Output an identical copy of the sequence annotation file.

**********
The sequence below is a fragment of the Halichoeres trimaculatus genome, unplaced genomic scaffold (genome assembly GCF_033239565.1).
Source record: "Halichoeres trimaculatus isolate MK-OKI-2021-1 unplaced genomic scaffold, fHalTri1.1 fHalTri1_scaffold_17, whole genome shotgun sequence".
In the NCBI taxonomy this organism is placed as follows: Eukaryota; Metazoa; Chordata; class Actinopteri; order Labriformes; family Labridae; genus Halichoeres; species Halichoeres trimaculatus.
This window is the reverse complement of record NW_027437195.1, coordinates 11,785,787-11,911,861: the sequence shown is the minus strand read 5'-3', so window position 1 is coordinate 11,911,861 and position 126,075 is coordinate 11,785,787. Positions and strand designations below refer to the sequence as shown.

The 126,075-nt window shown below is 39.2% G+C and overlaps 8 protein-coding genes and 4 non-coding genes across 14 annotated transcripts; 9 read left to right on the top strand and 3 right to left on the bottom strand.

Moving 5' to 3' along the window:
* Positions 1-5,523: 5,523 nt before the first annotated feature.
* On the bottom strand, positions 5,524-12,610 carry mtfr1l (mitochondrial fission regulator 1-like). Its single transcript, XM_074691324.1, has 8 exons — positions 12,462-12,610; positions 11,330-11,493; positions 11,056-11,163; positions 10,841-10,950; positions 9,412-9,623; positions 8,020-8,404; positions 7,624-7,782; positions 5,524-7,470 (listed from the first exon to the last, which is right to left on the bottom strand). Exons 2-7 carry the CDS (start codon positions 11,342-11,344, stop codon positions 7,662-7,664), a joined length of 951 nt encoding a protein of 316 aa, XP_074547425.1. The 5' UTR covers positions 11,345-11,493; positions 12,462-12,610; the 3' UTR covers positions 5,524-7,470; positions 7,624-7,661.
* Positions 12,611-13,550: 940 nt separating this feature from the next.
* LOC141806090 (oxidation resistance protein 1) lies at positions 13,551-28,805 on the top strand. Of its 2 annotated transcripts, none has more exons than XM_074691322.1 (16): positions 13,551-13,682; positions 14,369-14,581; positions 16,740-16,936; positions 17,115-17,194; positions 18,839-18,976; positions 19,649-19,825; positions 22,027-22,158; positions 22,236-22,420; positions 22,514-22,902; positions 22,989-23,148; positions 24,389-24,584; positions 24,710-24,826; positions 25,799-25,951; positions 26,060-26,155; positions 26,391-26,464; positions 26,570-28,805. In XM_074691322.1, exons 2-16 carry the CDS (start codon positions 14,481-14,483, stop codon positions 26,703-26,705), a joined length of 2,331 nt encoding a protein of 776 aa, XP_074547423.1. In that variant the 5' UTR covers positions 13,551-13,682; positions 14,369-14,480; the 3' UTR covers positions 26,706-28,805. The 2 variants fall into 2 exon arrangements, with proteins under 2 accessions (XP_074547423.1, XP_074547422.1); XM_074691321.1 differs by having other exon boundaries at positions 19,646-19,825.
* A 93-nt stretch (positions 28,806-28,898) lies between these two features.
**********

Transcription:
The sequence below is a fragment of the Halichoeres trimaculatus genome, unplaced genomic scaffold (genome assembly GCF_033239565.1).
Source record: "Halichoeres trimaculatus isolate MK-OKI-2021-1 unplaced genomic scaffold, fHalTri1.1 fHalTri1_scaffold_17, whole genome shotgun sequence".
In the NCBI taxonomy this organism is placed as follows: Eukaryota; Metazoa; Chordata; class Actinopteri; order Labriformes; family Labridae; genus Halichoeres; species Halichoeres trimaculatus.
This window is the reverse complement of record NW_027437195.1, coordinates 11,785,787-11,911,861: the sequence shown is the minus strand read 5'-3', so window position 1 is coordinate 11,911,861 and position 126,075 is coordinate 11,785,787. Positions and strand designations below refer to the sequence as shown.

The 126,075-nt window shown below is 39.2% G+C and overlaps 8 protein-coding genes and 4 non-coding genes across 14 annotated transcripts; 9 read left to right on the top strand and 3 right to left on the bottom strand.

Moving 5' to 3' along the window:
* Positions 1-5,523: 5,523 nt before the first annotated feature.
* On the bottom strand, positions 5,524-12,610 carry mtfr1l (mitochondrial fission regulator 1-like). Its single transcript, XM_074691324.1, has 8 exons — positions 12,462-12,610; positions 11,330-11,493; positions 11,056-11,163; positions 10,841-10,950; positions 9,412-9,623; positions 8,020-8,404; positions 7,624-7,782; positions 5,524-7,470 (listed from the first exon to the last, which is right to left on the bottom strand). Exons 2-7 carry the CDS (start codon positions 11,342-11,344, stop codon positions 7,662-7,664), a joined length of 951 nt encoding a protein of 316 aa, XP_074547425.1. The 5' UTR covers positions 11,345-11,493; positions 12,462-12,610; the 3' UTR covers positions 5,524-7,470; positions 7,624-7,661.
* Positions 12,611-13,550: 940 nt separating this feature from the next.
* LOC141806090 (oxidation resistance protein 1) lies at positions 13,551-28,805 on the top strand. Of its 2 annotated transcripts, none has more exons than XM_074691322.1 (16): positions 13,551-13,682; positions 14,369-14,581; positions 16,740-16,936; positions 17,115-17,194; positions 18,839-18,976; positions 19,649-19,825; positions 22,027-22,158; positions 22,236-22,420; positions 22,514-22,902; positions 22,989-23,148; positions 24,389-24,584; positions 24,710-24,826; positions 25,799-25,951; positions 26,060-26,155; positions 26,391-26,464; positions 26,570-28,805. In XM_074691322.1, exons 2-16 carry the CDS (start codon positions 14,481-14,483, stop codon positions 26,703-26,705), a joined length of 2,331 nt encoding a protein of 776 aa, XP_074547423.1. In that variant the 5' UTR covers positions 13,551-13,682; positions 14,369-14,480; the 3' UTR covers positions 26,706-28,805. The 2 variants fall into 2 exon arrangements, with proteins under 2 accessions (XP_074547423.1, XP_074547422.1); XM_074691321.1 differs by having other exon boundaries at positions 19,646-19,825.
* A 93-nt stretch (positions 28,806-28,898) lies between these two features.